Which image of Africa would you rather see: skeletal, abandoned child, or healthy-looking working family?
Most people would say the latter; certainly most of those in the aid sector – some of whom were discussing this at the recent PICS festival – now consider the starving child images not only unethical, but also unhelpful. They’re “not effective”, is the general view.
But effective for what? Fundraising appeals today still deploy the same imagery, and the same language, as they did in the 1980s, when “poverty porn” made it to the mainstream with the Ethiopian famine hitting our headlines. That’s not only an indication that we’re seeing the same problems as we did three decades ago; it means we’re also stubbornly looking at them in the same way.
There’s an unusual fundraising idea coming from a German NGO. Check out “Afrika Kicker”:
I love the idea, and the originality of it – not to mention how they are combining online promotion tools with (hurrah!) physical interaction and donation-gathering. I like that they’re making it less about donating and more about playing. But of course… how effective is it really? Is it all worth it, for the limited number of 2-euro coins you can actually get from this? Or is it, more than anything else, something that just looks cool, and – as one campaigning colleague suggested, “a playground for the agency who tends to win creativity awards”? Continue reading “Kicking ass”→
Maybe I’m too early. There are flatscreen TVs, fashionably ripped jeans and perfume brands I’ve never heard of – but not much selling going on. Security guards lean over the stairwell. Traders count their stock. The four-storey Tianxiu building, in central Guangzhou in southern China, comes alive later perhaps.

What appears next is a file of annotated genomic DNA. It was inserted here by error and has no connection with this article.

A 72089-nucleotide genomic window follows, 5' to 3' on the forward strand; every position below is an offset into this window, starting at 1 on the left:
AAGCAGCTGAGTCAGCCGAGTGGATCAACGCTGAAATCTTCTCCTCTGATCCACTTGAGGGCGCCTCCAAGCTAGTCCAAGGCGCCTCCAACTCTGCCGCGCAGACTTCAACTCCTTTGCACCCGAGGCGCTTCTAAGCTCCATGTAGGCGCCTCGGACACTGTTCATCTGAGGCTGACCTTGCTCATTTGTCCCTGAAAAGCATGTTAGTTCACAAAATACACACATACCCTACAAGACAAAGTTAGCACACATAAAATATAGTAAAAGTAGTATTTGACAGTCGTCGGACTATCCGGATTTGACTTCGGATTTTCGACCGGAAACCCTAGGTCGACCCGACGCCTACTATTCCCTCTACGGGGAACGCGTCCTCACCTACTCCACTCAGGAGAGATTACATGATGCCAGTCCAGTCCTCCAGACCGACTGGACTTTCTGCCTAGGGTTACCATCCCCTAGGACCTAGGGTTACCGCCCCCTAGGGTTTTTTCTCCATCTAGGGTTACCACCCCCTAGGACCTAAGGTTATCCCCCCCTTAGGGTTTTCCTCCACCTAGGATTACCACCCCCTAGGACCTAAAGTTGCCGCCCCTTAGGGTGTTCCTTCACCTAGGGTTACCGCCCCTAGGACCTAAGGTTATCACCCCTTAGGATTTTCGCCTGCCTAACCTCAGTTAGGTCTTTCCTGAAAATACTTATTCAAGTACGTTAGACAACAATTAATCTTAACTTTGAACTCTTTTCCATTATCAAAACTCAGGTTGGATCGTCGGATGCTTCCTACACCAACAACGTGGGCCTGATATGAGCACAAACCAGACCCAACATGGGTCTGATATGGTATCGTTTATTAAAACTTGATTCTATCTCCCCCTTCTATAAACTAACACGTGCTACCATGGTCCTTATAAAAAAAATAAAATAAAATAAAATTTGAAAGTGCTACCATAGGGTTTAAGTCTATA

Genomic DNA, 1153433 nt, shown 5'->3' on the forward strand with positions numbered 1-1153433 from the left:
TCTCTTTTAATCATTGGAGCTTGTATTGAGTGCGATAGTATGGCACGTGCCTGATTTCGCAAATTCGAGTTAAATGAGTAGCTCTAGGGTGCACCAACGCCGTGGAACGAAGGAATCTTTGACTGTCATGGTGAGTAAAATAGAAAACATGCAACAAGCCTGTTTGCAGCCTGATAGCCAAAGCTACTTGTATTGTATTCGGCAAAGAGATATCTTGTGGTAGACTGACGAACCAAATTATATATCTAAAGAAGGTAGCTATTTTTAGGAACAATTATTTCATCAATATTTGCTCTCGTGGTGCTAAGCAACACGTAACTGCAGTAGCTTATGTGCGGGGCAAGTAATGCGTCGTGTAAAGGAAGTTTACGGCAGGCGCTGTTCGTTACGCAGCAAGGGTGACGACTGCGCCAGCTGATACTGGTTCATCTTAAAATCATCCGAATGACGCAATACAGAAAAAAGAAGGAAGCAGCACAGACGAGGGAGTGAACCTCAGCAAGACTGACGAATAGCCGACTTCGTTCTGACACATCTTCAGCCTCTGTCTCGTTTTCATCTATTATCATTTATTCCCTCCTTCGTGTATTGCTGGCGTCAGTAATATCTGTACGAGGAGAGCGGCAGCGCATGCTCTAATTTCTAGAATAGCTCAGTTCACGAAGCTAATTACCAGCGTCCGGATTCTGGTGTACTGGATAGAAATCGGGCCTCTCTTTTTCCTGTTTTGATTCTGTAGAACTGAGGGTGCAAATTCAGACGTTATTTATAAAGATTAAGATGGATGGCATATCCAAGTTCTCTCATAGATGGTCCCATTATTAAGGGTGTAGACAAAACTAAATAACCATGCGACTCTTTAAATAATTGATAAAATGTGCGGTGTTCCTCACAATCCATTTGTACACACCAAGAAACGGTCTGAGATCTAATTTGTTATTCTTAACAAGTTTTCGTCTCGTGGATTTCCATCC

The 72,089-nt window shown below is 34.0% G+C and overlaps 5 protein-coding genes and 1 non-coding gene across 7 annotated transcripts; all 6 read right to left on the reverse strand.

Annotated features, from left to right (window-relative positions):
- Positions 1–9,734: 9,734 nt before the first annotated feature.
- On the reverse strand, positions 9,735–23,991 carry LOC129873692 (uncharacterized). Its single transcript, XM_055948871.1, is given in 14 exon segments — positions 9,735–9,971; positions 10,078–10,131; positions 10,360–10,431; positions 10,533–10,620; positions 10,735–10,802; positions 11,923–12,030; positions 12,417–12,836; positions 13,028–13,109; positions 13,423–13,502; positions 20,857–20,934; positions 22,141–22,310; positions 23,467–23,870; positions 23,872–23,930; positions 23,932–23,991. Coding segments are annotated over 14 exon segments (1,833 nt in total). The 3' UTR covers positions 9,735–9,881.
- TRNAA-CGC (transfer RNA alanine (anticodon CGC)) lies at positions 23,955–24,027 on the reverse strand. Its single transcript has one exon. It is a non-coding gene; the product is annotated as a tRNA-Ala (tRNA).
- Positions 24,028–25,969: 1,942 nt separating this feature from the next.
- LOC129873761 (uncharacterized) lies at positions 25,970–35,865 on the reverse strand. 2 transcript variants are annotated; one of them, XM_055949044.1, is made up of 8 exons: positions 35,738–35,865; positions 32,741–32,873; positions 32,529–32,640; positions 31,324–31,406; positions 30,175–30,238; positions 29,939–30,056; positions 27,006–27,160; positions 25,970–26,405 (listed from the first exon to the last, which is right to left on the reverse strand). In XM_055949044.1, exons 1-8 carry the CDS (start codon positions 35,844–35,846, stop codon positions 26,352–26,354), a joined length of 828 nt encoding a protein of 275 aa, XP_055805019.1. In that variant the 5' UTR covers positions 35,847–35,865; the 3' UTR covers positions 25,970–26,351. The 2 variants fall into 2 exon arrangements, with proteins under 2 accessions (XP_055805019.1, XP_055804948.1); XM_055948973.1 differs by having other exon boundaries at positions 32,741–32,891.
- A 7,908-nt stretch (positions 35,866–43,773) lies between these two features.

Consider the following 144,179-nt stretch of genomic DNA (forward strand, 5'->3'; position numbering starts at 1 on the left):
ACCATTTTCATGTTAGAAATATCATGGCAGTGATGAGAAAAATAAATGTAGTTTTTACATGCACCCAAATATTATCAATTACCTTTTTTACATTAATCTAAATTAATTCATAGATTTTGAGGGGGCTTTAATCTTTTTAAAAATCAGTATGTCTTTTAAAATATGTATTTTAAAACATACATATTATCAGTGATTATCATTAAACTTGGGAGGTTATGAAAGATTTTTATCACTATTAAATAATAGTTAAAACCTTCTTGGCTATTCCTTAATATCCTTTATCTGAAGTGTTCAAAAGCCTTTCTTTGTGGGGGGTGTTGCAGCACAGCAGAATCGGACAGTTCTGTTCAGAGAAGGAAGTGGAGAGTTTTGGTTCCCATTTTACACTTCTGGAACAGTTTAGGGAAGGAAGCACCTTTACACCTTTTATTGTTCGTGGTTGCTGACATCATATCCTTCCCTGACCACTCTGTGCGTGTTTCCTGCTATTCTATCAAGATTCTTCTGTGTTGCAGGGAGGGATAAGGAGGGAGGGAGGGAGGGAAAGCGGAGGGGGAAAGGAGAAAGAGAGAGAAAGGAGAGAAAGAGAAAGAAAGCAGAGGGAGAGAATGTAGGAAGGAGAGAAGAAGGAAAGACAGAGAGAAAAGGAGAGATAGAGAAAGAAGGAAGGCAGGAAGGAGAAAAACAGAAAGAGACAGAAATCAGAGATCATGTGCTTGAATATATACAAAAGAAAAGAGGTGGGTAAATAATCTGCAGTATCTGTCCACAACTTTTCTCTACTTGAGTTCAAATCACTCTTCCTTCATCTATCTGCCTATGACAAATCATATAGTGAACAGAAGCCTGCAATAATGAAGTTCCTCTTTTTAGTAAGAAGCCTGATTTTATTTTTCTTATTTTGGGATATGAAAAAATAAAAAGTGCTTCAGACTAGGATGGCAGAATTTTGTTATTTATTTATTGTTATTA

I won’t know for sure, though, not today. It’s three in the afternoon, and I have just a few hours in the city. I’ve made a beeline for Tianxiu: Guangzhou is home to the largest African community in the country, and this is the heart of it all.
Phew – first (published) video entirely made by me – in other words, my first credit as “self-shooting producer/director and editor”, not to mention researcher, translator, etc.
(Start playing, and then click on the subtitles icon, bottom right of the window, if they don’t automatically appear.)
Sifting through the footage, and figuring out how to pull a coherent thread from five different sets of interviews, most in Kiswahili, wasn’t so much fun. Planning and filming was wonderful, though. Kigoma, on the western edge of Tanzania, is far enough (two days’ drive) from Dar es Salaam to have its own, somewhat gentler character than that chaotic city; it’s tiny too, in comparison. But it’s a place of significance – an international crossroads; a landing place for refugees from Tanzania’s troubled neighbours to the west (Burundi and DRC); the endpoint of the country’s first rattling railway line – and the spot where, supposedly, Stanley found Livingstone. Continue reading “From dusty shores to a screen near you”→
The writer himself, though, doesn’t seem to feature much in the lecture series other than as a thread to tie together the rather grandly-named “top global thinkers” on development.
The optimism of today’s speaker, Lord Malloch Brown, on the impact of aid surprised me somewhat. Not surprising in itself – this is an ex-UN and former UK government minister for Africa, after all – but I must have got so used to hearing the same gloominess about Tanzania’s future (or been in that frame of mind myself) while I was there that it was odd to hear someone talk now of development over the past 50 years as “the world’s best-kept secret”. Maybe you need a bit of distance from the day-to-day struggles to be able to see the bigger picture. Because it’s true, in many ways: eradication of disease, access to education, numbers of people rising from extreme poverty – all have impressive figures to quote.